Darren Murph, Head of Remote at GitLab

Murph talks about the importance of creating intentional in-person experiences that bring people together.

An employee with a fulfilling personal life and a healthy work-life balance is good for business.

Darren Murph, Head of Remote at GitLab, builds the fully distributed company’s remote strategy around this principle.

He’s found that employees are asking themselves, “How do I leverage work to build a more fulfilling life so I can be my most productive self at work?” This creates tension within organizations that are still operating under old policies where an employee’s work-life balance wasn’t a consideration. 

A lifelong remote work advocate, Murph believes that a well-designed remote policy allows employees to bring their full selves to work.

“It has enabled me to be the man I am and to really be intentional about what I call my identity stack," he says. "I'm an adoptive dad. I'm a husband. I'm a man of faith. I'm a man of my community. I'm a traveler. And I'm also an operator at GitLab."

When companies provide quality remote policies, employees have the freedom to choose where to live, when to work, and how to balance work and life. Murph explains that he’s so much more engaged at work because GitLab supports the elements of his identity stack that drive him, such as being able to live near his adopted child’s birth mother.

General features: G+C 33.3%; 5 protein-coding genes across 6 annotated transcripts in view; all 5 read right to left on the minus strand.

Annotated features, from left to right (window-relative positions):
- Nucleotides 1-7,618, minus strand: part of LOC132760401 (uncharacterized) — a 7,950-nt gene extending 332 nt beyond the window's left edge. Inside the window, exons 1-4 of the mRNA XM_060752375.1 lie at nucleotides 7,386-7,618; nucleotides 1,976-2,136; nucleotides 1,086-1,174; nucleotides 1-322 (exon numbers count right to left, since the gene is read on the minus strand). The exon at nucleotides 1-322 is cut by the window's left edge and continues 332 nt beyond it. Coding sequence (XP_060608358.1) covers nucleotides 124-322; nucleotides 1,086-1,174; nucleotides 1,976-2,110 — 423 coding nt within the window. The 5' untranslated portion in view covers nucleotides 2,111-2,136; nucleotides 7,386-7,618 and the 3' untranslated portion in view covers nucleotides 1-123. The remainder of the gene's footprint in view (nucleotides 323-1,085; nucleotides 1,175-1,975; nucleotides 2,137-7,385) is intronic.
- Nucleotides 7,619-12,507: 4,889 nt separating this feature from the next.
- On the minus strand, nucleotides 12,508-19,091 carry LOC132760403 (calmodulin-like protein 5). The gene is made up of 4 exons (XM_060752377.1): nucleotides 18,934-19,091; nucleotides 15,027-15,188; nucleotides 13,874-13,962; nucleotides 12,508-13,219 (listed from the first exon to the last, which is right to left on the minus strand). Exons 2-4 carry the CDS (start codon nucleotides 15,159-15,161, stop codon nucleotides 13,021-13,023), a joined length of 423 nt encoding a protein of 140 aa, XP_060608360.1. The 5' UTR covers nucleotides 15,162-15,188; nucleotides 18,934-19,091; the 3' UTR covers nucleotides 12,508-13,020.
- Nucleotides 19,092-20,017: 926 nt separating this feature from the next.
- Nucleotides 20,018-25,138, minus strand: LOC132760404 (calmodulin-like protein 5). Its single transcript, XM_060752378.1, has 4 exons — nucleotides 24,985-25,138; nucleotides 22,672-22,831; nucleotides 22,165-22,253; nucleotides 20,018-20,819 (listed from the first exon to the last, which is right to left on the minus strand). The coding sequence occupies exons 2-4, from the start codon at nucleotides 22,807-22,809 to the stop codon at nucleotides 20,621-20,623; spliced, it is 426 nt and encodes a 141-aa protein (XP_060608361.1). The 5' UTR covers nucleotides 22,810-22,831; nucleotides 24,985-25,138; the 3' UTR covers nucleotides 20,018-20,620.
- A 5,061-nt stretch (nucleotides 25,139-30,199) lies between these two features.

“I've been able to build a life that enables me to thrive as a person without sacrificing my career,” he says.

Another consideration that Murph finds critical to creating effective remote policies is intentional in-person interactions.

“There's just something special about intentionally being together – building culture, building rapport, breaking bread together. It matters,” he says. “And spaces can be hallowed ground for bringing people together for really, really vital moments that are impactful for them in their personal life as well as catalyzing a lot of great work after they go their separate ways.”

Murph predicts that these purposeful in-person events will become a cornerstone of remote work because they allow employees to feel rooted wherever home is for them while still feeling connected to colleagues and contributing in a meaningful way.

“In my estimation,” he says, “this will enable us to create more progress than we've ever seen before.”

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